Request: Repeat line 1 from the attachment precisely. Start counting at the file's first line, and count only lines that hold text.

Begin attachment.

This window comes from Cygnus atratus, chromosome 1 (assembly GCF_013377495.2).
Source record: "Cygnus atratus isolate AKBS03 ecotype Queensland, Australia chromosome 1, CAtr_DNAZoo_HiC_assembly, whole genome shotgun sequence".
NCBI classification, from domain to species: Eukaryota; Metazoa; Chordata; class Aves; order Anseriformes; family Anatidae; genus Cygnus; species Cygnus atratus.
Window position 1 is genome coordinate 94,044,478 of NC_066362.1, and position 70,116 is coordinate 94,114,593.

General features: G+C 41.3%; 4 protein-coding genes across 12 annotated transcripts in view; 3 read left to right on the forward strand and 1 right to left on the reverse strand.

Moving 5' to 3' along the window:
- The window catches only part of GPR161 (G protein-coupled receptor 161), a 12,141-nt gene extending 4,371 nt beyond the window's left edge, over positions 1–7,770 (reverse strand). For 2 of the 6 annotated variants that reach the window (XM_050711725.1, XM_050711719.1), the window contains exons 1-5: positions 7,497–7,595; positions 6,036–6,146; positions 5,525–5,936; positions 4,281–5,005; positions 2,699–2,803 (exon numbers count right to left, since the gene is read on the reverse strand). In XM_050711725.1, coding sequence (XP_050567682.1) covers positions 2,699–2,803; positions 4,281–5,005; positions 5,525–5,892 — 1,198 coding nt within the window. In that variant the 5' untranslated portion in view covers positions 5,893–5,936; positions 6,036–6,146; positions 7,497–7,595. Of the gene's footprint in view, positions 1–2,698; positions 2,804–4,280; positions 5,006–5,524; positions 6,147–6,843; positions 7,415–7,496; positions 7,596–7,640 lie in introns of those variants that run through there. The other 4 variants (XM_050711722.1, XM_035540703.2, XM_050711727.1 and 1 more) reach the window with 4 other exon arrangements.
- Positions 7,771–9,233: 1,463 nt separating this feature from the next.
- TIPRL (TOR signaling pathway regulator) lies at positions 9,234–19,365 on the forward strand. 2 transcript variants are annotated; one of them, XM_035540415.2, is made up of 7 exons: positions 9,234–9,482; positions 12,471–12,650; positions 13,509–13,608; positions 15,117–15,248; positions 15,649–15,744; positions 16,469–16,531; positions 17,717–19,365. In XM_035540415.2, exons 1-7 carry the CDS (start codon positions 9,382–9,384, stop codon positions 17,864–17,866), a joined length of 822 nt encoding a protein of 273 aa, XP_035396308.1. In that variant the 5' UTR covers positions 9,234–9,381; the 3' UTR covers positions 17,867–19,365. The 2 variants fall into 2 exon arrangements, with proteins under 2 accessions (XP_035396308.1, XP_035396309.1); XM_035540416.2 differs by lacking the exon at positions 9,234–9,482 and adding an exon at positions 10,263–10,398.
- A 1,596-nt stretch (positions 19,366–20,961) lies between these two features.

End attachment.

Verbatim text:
This window comes from Cygnus atratus, chromosome 1 (assembly GCF_013377495.2).